This post originally appeared in the LINQ magazine, which is a publication of the PCSO in Lexington, KY.
Feeling spent during the day? Overwhelmed? Anxious? Are there times when you simply feel like you you are at the end your rope? We sometimes focus on what we can do differently during the day time to deal with these feelings, but have you stopped to think about how you might change the night time routine to create a different experience throughout the day?
While the word “hygiene” conjures up images of hand-washing and teeth-brushing, sleep hygiene is different. Sleep hygiene encompasses the habits that you create each evening to optimize sleep. Don’t stress - it doesn’t take much effort and just one or two changes can create a difference in your waking hours. Just a few simple changes can make the difference between a good night’s sleep and night spent tossing and turning. These are also the changes that can also result in creating more productive days.
Turn Your Bedroom into a True Sleep Environment
A quiet, dark, and cool environment can help promote quality slumber. To achieve such an environment, lower the volume of outside noise with earplugs or a "white noise" machine. Use heavy curtains, blackout shades, or an eye mask to block light. These steps are a powerful cue that tells the brain that it's time to rest. Keep the temperature comfortably cool—between 60 and 75°F—and the room well ventilated. And make sure your bedroom is equipped with a comfortable mattress and pillows. When I am a working with clients who struggle with sleep in the evening I remind them that the bedroom should be reserved for two events; sleep and romance. When we lay in bed reading, watching youtube, and engaging in other events we become distracted from the sleep environment and we end up creating a space where the mind doesn’t know what to expect. Keep the bedroom for specific events and you can create an environment conducive to relaxation and rest.
Establish a Simple Pre-Sleep Routine
Ease the transition from wake time to sleep time with a period of relaxing activities an hour or so before bed. Take a bath (the rise, then fall in body temperature encourages restful sensations), read a book (but not in bed), watch television, or practice relaxation exercises. Avoid stressful, stimulating activities—doing work, discussing emotional issues, or engaging in heated conversations. Physically and psychologically stressful activities can cause the body to secrete the stress hormone cortisol, which is associated with increasing alertness. If you tend to take your problems to bed, try writing them down—and then putting them aside. Keep a journal of the stressful events of the day, outside of the bedroom so that you can leave them separate from the restfulness of your sleep environment.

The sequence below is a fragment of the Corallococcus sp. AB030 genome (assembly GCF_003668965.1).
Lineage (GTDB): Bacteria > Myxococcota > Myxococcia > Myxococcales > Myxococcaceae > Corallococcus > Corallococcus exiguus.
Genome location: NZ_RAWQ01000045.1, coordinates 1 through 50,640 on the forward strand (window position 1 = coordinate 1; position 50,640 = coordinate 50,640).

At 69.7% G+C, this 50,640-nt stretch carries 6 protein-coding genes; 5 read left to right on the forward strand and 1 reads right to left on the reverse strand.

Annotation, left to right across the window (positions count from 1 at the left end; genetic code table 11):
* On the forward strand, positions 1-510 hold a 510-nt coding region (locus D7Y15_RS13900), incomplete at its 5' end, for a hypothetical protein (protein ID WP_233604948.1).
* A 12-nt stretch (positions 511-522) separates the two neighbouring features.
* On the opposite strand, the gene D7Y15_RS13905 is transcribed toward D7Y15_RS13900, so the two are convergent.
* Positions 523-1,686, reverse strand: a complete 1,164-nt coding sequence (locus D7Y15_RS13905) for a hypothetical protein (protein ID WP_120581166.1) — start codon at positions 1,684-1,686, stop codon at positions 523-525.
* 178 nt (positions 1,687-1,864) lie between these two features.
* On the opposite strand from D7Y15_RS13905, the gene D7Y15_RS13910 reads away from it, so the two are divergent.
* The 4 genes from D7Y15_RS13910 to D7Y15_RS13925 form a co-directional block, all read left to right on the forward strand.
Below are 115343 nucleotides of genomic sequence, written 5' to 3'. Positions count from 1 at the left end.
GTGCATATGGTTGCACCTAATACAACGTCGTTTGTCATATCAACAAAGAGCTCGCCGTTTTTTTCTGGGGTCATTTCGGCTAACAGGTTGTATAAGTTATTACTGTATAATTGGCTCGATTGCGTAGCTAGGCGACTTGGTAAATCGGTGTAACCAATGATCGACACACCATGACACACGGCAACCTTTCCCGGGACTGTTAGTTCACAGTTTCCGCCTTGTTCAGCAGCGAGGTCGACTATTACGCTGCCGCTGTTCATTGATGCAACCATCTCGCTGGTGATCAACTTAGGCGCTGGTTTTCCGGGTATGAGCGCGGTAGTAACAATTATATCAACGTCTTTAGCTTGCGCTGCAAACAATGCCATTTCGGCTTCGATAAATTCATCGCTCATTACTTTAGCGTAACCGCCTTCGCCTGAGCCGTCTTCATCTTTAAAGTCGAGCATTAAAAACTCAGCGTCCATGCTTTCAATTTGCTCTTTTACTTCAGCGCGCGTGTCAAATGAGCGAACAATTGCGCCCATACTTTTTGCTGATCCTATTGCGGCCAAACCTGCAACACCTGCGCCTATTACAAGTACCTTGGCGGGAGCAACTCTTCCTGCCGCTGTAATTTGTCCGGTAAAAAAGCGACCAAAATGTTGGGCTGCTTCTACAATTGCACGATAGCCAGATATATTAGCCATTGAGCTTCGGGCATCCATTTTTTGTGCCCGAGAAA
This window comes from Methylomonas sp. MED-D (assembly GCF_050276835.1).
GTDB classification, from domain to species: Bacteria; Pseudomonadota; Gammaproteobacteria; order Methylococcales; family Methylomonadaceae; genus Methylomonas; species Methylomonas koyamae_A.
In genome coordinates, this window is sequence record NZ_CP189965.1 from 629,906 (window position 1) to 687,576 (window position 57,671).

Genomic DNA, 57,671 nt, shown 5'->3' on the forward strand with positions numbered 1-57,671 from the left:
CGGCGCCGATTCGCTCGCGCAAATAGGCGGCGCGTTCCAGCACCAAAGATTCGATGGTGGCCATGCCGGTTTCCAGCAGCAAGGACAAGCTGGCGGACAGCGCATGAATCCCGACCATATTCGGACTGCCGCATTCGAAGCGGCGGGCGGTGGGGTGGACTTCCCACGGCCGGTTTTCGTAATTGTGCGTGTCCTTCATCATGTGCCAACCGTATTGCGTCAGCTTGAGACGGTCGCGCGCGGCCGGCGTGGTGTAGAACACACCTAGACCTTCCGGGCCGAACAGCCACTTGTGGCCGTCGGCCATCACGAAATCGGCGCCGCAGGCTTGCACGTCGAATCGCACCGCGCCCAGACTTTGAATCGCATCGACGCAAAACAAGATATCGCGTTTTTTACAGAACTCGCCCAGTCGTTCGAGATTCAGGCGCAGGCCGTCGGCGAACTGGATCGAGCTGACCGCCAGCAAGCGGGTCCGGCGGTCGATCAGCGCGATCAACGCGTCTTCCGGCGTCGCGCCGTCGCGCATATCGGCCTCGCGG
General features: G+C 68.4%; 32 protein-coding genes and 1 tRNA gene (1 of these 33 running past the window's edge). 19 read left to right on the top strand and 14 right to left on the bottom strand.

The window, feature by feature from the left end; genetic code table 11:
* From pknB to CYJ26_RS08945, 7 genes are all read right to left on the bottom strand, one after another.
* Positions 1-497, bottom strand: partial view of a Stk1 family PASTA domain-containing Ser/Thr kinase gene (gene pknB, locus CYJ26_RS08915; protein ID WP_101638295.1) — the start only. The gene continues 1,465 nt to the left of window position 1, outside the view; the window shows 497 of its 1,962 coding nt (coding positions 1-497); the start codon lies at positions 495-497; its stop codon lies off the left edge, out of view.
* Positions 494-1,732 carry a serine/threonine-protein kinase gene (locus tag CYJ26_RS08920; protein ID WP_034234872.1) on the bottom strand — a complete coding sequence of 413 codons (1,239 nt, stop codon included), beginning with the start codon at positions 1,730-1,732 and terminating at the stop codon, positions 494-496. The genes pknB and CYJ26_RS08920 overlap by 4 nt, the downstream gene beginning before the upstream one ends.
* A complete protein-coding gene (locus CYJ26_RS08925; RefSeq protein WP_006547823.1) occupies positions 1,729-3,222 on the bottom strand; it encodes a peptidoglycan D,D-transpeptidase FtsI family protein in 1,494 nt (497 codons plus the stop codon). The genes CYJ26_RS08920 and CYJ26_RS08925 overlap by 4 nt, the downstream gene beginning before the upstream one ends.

Keep Your Internal Clock On Track with a Consistent Schedule
Going to bed and waking up at the same time each day (even weekends and days off) sets the body’s "internal clock" to expect sleep at a certain time night after night. Try to stick closely to your routine on weekends to avoid a Monday morning sleep hangover. Waking up at the same time each day is the very best way to set your internal clock. Even if you did not sleep well the night before, the extra drive for sleep will help you consolidate sleep the following night and fall asleep more easily.
Let's Get Physical During The Day—At The Right Time
Exercising during the daytime creates better sleep at night. But keep this in mind: Exercising too close to bedtime may keep you awake and make it hard to settle into sleep. Most people do best with a workout at least 2 hours before bed, if possible, or at least swap out cardio for something more relaxing, like yoga, if you do decide to work out in the later evening hours and closer to bedtime.
Stay Away From Stimulants at Night
Caffeine and nicotine are chemicals that are designed to keep you awake and alert, so drinking tea or coffee or eating chocolate (all of which contain caffeine), or using anything containing tobacco or nicotine should be avoided for six hours before you plan to sleep. Even alcohol, which initially makes you feel sleepy, makes it harder to get high-quality sleep. So plan to skip more than a single glass of liquor, wine, or beer in the hours before bed.
Don’t Watch The Clock
Staring at a clock in your bedroom, either when you are trying to fall asleep or when you wake up in the middle of the night, can actually increase stress, making it harder to fall asleep. Turn your clock’s face away from you. If you can’t fall asleep, or wake up in the middle of the night and can’t sleep in about 20 minutes, get up and engage in a quiet, restful activity such as reading or listening to music. And keep the lights dim; bright light can stimulate your internal clock. When your eyelids are drooping and you are ready to sleep, return to bed. Do not stay awake in bed for more than 20 minutes.
Take the time to work on each of these skills to improve your own sleep hygiene. Each change creates a better potential that you will wake up rested and alert, ready to have energy for the day and avoid the midday crash or mood swings.
David Pascale Hague is a licensed Psychologist in Lexington KY. David is a Licensed Psychologist and the owner of Clarity Counseling Services. If you need support please find a licensed mental health provider in your area, or give David a call at 859-429-1362